COBB COUNTY, Ga. — In an explosive interview with Channel 2 Cobb County Bureau Chief Chris Jose, the family of Patrick Key had an emotional message for Cobb County School District leaders.
“I would say to the leaders of the Cobb County School District that they have blood on their hands. All three of these deaths are their fault,” said Heather Welch. Welch is Key’s niece.
Key, a 23-year veteran of the district, was an art teacher at Hendricks Elementary School. He died on Christmas Day.
On Thursday, Dana Johnson and Cynthia Lindsey passed away.
Johnson was a teacher at Kemp Elementary School. Lindsey was a paraprofessional at Sedalia Park Elementary School.
All three educators were hospitalized with Covid-19.
“We are sad and angry every day. We have different emotions each day. I don’t know how we will ever recover from it,” said Welch.
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On Thursday, more than a hundred educators showed up for a protest ahead of a school board meeting.
Before it started, a teacher said she handed out custom-made masks to each school board member and the superintendent.
A logo on the mask features an apple and the Superman symbol. It was made to pay tribute to Key, Johnson and Lindsey.
During public comment, school counselor Jennifer Susko made a simple request.
“During the (moment of) silence, I’d like to ask all members of the board and the superintendent to put on your mask as a tribute to this teacher.”
Superintendent Chris Ragsdale and some board members including David Banks did not put on the custom-made masks they were given.
“I actually teared up when I was speaking because this man died. I feel like we’re just glossing over death,” said Susko. “I’m asking you to give a tribute to this man who died and you won’t do it. That was really gut wrenching.”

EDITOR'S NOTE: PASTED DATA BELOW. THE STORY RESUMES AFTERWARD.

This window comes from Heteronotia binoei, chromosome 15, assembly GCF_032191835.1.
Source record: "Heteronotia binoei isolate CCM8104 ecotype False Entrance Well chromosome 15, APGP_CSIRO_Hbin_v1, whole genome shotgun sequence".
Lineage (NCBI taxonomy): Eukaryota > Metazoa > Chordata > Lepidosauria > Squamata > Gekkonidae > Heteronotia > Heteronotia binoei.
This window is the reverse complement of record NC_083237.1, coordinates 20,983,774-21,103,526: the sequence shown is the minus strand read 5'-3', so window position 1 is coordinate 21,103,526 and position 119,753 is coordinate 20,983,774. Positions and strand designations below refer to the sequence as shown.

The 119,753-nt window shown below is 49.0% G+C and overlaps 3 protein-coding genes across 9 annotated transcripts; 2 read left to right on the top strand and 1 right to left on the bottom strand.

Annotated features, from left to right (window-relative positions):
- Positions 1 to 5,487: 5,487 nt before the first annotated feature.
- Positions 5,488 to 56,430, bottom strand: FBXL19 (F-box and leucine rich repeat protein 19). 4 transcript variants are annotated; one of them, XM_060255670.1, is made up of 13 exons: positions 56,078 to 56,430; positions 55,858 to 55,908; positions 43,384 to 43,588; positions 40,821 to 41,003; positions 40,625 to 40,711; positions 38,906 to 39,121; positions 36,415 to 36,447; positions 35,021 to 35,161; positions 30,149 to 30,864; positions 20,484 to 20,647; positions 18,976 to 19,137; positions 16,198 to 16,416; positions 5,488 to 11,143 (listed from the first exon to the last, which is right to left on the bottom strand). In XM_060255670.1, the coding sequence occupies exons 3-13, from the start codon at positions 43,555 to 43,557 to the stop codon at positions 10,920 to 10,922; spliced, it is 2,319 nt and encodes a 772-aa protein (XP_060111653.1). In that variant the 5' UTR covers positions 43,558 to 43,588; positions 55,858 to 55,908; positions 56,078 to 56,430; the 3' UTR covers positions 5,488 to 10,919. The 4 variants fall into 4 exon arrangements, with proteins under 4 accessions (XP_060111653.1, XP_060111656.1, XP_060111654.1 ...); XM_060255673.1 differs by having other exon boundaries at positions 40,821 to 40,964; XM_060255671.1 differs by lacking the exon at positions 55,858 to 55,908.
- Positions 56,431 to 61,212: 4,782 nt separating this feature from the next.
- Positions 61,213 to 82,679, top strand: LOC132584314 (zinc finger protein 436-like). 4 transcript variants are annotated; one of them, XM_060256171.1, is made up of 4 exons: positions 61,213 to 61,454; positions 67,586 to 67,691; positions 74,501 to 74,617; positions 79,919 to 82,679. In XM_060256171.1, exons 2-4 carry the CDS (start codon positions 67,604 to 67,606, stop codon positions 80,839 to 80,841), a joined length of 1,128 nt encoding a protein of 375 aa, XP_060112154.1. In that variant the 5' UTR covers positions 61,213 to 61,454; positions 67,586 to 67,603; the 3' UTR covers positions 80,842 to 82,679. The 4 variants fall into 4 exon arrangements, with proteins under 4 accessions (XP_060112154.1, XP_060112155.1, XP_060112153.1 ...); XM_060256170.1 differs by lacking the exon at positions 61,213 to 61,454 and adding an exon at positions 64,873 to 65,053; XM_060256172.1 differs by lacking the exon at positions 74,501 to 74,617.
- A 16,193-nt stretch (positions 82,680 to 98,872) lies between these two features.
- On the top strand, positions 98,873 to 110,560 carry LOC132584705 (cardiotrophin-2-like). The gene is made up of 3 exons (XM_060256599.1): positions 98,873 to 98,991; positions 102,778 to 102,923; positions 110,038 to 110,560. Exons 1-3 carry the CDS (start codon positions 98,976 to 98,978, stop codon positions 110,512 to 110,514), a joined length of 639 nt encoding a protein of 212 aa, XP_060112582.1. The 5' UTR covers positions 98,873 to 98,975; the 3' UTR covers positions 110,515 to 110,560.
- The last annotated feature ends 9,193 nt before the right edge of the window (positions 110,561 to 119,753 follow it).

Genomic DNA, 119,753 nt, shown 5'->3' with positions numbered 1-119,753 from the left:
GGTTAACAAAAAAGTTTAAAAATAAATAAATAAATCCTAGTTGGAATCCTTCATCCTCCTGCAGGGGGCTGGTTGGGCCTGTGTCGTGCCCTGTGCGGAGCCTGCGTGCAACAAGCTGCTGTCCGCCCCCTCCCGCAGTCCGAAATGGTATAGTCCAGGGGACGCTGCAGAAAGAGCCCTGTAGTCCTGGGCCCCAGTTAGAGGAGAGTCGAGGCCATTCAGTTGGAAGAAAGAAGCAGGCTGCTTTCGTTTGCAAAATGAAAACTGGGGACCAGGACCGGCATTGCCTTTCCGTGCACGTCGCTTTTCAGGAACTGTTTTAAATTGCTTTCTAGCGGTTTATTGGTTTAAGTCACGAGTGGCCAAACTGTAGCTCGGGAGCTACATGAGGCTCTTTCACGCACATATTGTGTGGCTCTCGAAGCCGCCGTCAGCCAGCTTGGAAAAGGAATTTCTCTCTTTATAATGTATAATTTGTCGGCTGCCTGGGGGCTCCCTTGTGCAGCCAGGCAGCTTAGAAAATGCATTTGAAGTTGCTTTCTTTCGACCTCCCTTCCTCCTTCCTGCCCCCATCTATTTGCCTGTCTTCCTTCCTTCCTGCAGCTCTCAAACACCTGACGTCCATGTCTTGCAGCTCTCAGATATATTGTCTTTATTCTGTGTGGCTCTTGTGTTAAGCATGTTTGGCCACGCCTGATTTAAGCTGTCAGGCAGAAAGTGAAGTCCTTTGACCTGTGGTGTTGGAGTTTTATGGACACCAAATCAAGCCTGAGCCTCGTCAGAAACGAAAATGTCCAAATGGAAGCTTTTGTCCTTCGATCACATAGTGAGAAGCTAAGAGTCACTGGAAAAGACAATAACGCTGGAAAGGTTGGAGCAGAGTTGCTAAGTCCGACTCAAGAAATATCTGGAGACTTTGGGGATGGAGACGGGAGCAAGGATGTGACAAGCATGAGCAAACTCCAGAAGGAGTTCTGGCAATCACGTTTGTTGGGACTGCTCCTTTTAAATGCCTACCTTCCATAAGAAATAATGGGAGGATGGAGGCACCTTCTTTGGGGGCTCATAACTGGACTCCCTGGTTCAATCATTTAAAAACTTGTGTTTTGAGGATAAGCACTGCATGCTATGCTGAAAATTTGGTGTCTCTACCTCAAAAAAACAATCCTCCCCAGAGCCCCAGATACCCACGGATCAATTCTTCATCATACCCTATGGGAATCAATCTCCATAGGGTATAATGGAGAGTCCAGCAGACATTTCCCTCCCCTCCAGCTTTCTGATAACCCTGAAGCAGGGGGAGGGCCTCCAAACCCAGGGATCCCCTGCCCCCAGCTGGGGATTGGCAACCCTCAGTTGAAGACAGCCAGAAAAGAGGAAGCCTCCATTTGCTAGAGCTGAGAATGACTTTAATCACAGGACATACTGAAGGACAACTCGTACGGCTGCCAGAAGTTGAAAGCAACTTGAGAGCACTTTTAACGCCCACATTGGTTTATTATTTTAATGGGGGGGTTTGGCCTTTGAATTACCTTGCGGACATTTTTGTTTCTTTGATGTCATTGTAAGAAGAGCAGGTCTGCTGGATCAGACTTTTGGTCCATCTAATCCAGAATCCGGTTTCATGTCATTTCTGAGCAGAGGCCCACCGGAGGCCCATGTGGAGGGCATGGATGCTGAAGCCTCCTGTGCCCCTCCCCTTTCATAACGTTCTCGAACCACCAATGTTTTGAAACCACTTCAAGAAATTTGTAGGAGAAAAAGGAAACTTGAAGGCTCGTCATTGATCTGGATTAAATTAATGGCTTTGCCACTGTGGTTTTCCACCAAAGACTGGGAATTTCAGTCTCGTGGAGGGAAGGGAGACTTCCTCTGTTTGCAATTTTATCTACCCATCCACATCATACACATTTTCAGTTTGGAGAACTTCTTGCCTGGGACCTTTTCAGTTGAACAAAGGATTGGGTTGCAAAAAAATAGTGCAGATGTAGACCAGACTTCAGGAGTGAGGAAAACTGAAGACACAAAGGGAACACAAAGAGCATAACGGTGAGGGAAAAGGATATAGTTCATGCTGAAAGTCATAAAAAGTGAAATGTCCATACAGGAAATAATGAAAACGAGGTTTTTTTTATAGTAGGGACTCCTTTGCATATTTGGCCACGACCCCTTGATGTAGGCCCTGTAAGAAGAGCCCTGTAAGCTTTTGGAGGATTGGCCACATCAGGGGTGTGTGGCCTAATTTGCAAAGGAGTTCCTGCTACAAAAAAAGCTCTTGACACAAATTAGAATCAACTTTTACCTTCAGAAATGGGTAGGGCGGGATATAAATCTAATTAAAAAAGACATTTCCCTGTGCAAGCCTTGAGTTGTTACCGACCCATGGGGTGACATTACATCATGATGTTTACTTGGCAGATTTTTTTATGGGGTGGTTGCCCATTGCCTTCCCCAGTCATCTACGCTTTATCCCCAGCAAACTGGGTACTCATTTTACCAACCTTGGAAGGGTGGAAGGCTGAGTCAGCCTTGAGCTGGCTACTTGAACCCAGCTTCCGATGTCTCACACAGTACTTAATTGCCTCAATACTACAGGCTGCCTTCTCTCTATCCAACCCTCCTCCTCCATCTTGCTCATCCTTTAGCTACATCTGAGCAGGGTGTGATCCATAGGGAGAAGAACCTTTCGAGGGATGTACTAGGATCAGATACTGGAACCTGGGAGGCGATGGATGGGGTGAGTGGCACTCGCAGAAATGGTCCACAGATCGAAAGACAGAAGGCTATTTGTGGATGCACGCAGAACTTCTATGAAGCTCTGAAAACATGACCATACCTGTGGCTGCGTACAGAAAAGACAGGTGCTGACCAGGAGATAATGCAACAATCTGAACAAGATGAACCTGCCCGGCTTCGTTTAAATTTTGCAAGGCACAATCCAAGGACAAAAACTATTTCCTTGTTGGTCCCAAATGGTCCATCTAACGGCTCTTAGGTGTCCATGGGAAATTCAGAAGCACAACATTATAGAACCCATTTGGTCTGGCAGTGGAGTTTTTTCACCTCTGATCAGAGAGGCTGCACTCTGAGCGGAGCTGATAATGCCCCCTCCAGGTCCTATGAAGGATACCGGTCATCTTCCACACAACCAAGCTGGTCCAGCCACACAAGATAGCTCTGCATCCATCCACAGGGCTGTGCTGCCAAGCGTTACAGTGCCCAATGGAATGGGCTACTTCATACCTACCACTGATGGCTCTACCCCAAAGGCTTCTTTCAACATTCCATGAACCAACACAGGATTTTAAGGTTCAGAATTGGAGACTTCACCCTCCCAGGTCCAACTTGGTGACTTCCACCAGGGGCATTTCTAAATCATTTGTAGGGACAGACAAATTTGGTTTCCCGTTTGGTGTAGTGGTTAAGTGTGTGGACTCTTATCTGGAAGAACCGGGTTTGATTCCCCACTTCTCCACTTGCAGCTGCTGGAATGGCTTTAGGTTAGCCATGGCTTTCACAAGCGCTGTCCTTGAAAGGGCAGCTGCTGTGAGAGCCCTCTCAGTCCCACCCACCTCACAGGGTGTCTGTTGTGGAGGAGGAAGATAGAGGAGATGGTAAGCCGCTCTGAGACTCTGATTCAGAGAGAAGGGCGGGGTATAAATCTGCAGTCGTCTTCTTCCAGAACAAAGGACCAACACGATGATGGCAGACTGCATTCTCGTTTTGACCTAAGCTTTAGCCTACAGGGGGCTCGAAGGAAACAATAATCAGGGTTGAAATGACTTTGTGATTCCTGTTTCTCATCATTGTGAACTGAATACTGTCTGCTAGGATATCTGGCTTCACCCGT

Key’s niece was so upset after the school board meeting, she emailed the superintendent.
She wrote in part: My name is Dr. Heather Welch. You do not know me, but I am the niece of Mr. Patrick Key, the first teacher who died of COVID-19 in your county. I am writing to you for several reasons, most notably your total lack of leadership and empathy. I watched a video of you at a Board of Education meeting in which a teacher mentioned that in the obituary for my uncle, we pleaded for people to wear masks. She asked that during a moment of silence, the board members put on their masks to honor my uncle; you noticeably refused. I am a little curious as to why the superintendent of a county who has now had three teachers die from COVID, potentially contracted while teaching, could not be bothered to do this one small act to honor a beloved teacher. Does my uncle’s life not matter to you?
Welch emailed Jose a copy of the letter and video clip of the school board meeting.
“It infuriated me. It’s a slap in the face. It’s basically spitting on us and our loss as a family, and also to the other two families of the two teachers who passed away,” said Welch.
Jose emailed the superintendent and school board the letter and video for comment.
He also asked them about masks.
A district spokesperson emailed Jose back with a statement:
“The Cobb County Board and District’s hearts go out to the Johnson, Key, and Lindsey families. Cynthia, Dana, and Patrick were incredibly valuable members of our Team. The outpouring of support for their families, and voices of our teachers, show how much they were loved and how they positively impacted every student, teacher, and parent who they interacted with.We will continue to take every possible step to keep our hallways safe, our classrooms healthy, and our schools open both remotely and face-to-face. Our entire Team, including our Board, is following the District mask policy which can be found here Learning Everywhere (cobbk12.org)” which asks all staff or students to wear a mask at all times when social distancing is not possible. As you can clearly see, in the case of our Board meetings, the room has been intentionally spaced to allow for social distancing.”
Cox Media Group